There are combat drones used by the military that are deadly, certainly. Northrop Grumman's X-47B robotic stealth plane, however, is in a class all its own. It can also do something no other combat drone does yet: take off from aircraft carriers.
The ability to take off (and land, hopefully) from an aircraft carrier may not sound too fancy, but in the drone world it could be an absolute game-changer. Right now, the U.S. military has to rely on remote bases abroad and allies with airstrips to deploy scout and attack drones away from American soil.
The X-47B, instead, can deploy from a carrier, and has a longer range than today's conventional fighters such as the F/A-18, a strike fighter commonly deployed from carriers. Longer range means the vessel can stay farther off shore, in turn meaning it's safer, and the drones can launch wherever there's water, essentially.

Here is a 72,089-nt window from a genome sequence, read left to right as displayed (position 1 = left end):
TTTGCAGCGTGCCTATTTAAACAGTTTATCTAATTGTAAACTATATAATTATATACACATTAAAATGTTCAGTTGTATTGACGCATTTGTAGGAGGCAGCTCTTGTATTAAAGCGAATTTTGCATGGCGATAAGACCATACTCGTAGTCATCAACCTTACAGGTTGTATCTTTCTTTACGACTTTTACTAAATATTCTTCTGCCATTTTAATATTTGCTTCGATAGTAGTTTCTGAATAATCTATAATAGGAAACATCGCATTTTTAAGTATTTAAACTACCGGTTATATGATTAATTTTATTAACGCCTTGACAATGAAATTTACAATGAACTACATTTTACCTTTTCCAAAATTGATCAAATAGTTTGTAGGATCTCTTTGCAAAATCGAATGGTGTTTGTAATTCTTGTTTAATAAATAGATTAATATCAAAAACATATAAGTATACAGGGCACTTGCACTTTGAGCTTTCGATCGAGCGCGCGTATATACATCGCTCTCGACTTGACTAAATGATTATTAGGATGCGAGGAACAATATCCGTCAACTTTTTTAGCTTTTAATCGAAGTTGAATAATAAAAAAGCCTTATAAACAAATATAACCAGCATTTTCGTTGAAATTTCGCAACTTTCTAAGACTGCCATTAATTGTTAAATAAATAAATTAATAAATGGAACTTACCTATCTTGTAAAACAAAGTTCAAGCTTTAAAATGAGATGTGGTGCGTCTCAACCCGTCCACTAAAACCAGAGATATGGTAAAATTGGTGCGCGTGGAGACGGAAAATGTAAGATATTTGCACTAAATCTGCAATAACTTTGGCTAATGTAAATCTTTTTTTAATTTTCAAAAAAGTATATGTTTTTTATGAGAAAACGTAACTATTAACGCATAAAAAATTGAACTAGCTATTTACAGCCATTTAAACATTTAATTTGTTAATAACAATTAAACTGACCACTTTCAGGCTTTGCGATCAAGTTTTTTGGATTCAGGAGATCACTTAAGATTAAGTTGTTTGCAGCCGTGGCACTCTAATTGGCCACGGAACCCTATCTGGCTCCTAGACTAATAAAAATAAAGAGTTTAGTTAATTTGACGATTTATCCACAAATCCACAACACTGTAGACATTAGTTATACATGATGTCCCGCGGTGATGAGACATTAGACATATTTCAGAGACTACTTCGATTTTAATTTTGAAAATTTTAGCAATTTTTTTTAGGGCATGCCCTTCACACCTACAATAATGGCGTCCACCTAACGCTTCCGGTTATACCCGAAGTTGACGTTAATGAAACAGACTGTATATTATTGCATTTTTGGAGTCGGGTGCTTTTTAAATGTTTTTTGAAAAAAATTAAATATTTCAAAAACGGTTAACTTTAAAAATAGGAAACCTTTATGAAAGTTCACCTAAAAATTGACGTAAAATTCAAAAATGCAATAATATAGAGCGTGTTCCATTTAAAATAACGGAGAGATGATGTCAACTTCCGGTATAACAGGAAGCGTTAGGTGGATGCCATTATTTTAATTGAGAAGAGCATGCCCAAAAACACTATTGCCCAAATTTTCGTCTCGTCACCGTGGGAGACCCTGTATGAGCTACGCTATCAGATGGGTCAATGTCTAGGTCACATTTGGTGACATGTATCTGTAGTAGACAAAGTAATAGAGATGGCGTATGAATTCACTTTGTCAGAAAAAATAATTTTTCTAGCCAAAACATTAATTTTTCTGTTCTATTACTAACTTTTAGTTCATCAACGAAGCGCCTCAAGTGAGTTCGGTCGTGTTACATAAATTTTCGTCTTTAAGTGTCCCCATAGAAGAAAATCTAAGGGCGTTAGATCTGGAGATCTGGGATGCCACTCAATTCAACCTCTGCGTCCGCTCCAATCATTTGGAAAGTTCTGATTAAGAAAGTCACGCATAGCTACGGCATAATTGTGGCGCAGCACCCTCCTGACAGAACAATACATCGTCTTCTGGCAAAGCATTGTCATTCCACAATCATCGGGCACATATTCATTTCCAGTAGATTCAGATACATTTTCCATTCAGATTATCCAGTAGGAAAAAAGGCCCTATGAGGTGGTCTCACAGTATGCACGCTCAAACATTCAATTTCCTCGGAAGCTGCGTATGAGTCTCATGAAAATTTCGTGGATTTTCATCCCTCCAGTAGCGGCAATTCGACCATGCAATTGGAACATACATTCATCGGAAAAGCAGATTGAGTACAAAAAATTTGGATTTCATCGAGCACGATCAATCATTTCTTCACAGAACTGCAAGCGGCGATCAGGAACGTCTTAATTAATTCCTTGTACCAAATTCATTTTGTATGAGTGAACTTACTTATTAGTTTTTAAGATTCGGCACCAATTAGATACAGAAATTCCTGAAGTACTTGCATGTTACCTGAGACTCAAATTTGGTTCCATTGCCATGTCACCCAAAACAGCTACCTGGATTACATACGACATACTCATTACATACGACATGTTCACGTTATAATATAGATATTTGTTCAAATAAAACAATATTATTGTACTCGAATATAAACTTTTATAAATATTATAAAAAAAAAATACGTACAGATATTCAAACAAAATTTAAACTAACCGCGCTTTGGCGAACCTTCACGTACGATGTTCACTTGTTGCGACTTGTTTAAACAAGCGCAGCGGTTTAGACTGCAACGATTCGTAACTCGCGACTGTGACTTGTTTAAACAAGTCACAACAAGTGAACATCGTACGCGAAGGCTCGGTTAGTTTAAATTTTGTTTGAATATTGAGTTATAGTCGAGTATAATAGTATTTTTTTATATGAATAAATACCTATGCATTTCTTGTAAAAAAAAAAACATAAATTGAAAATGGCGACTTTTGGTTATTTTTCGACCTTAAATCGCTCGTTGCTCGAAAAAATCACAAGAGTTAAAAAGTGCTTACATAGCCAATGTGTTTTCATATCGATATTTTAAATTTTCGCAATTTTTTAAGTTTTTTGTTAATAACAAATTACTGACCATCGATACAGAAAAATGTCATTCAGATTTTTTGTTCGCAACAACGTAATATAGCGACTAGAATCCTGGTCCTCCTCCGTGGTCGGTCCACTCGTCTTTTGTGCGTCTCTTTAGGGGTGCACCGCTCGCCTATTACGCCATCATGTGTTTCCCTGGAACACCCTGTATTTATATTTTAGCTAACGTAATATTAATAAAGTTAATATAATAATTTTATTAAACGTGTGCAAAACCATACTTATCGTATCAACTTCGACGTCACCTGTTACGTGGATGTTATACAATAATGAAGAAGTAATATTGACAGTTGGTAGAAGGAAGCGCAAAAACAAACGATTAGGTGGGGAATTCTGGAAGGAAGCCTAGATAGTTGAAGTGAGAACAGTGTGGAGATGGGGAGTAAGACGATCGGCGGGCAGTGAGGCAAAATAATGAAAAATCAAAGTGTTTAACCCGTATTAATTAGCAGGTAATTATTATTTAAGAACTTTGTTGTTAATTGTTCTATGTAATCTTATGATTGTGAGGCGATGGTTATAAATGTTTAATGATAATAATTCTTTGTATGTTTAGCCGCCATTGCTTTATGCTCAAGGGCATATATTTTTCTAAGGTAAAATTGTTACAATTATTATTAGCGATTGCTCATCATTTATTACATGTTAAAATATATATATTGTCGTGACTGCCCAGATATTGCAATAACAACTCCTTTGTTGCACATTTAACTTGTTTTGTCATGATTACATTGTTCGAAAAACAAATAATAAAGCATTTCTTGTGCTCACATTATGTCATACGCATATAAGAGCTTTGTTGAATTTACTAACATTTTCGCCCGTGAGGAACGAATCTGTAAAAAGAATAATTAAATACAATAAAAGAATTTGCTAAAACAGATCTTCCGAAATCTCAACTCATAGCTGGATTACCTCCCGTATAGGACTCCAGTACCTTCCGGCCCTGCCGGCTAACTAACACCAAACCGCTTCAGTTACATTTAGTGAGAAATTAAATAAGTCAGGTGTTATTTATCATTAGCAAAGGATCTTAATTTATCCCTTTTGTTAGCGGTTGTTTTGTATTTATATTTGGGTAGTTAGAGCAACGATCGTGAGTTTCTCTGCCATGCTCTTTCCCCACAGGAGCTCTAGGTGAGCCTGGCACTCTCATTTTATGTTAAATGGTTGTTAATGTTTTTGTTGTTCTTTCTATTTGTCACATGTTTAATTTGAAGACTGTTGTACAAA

This flight marks the maiden voyage for the X-47B, and Northrop Grumman is pretty stoked: "Taking off under hazy skies, the X-47B climbed to an altitude of 5,000 feet, flew several racetrack-type patterns, and landed safely at 2:38 PM PST. The flight provided test data to verify and validate system software for guidance and navigation, and the aerodynamic control of the tailless design."
If all goes according to plan and the X-47B gets added to the fleet (which could happen sometime toward the end of the decade), the tailess strike fighter will find itself going on missions controlled by a remote operator or programmed in advance.
See it take to the skies in the video below.